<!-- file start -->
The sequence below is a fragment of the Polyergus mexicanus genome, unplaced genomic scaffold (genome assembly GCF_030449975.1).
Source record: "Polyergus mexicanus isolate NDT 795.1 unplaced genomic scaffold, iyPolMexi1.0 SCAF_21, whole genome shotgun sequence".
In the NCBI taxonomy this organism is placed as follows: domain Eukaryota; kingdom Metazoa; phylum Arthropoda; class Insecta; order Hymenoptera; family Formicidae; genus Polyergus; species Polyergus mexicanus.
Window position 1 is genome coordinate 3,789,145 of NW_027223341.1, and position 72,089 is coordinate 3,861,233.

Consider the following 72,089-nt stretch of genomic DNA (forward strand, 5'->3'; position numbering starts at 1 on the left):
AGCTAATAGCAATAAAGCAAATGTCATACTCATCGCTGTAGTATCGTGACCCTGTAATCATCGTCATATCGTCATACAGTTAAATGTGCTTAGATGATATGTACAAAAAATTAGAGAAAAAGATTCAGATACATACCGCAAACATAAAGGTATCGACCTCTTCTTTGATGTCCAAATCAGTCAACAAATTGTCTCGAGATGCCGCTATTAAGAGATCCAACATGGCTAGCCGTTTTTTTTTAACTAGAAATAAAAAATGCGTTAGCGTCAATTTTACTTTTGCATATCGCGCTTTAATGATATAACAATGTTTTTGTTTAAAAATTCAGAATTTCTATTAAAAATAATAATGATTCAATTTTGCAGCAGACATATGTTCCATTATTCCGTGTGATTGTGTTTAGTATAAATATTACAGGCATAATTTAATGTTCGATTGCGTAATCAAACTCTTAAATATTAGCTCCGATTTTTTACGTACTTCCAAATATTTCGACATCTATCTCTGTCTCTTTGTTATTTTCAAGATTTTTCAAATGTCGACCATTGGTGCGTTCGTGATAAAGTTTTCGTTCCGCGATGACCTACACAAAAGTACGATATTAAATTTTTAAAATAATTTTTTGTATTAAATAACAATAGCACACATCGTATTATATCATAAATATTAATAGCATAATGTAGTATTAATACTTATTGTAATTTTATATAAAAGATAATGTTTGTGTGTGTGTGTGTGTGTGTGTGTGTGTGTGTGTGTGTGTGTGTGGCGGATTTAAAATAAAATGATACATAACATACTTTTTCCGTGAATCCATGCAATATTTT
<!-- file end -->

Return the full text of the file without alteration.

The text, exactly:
The sequence below is a fragment of the Polyergus mexicanus genome, unplaced genomic scaffold (genome assembly GCF_030449975.1).
Source record: "Polyergus mexicanus isolate NDT 795.1 unplaced genomic scaffold, iyPolMexi1.0 SCAF_21, whole genome shotgun sequence".
In the NCBI taxonomy this organism is placed as follows: domain Eukaryota; kingdom Metazoa; phylum Arthropoda; class Insecta; order Hymenoptera; family Formicidae; genus Polyergus; species Polyergus mexicanus.
Window position 1 is genome coordinate 3,789,145 of NW_027223341.1, and position 72,089 is coordinate 3,861,233.

Consider the following 72,089-nt stretch of genomic DNA (forward strand, 5'->3'; position numbering starts at 1 on the left):
AGCTAATAGCAATAAAGCAAATGTCATACTCATCGCTGTAGTATCGTGACCCTGTAATCATCGTCATATCGTCATACAGTTAAATGTGCTTAGATGATATGTACAAAAAATTAGAGAAAAAGATTCAGATACATACCGCAAACATAAAGGTATCGACCTCTTCTTTGATGTCCAAATCAGTCAACAAATTGTCTCGAGATGCCGCTATTAAGAGATCCAACATGGCTAGCCGTTTTTTTTTAACTAGAAATAAAAAATGCGTTAGCGTCAATTTTACTTTTGCATATCGCGCTTTAATGATATAACAATGTTTTTGTTTAAAAATTCAGAATTTCTATTAAAAATAATAATGATTCAATTTTGCAGCAGACATATGTTCCATTATTCCGTGTGATTGTGTTTAGTATAAATATTACAGGCATAATTTAATGTTCGATTGCGTAATCAAACTCTTAAATATTAGCTCCGATTTTTTACGTACTTCCAAATATTTCGACATCTATCTCTGTCTCTTTGTTATTTTCAAGATTTTTCAAATGTCGACCATTGGTGCGTTCGTGATAAAGTTTTCGTTCCGCGATGACCTACACAAAAGTACGATATTAAATTTTTAAAATAATTTTTTGTATTAAATAACAATAGCACACATCGTATTATATCATAAATATTAATAGCATAATGTAGTATTAATACTTATTGTAATTTTATATAAAAGATAATGTTTGTGTGTGTGTGTGTGTGTGTGTGTGTGTGTGTGTGTGTGTGTGTGGCGGATTTAAAATAAAATGATACATAACATACTTTTTCCGTGAATCCATGCAATATTTT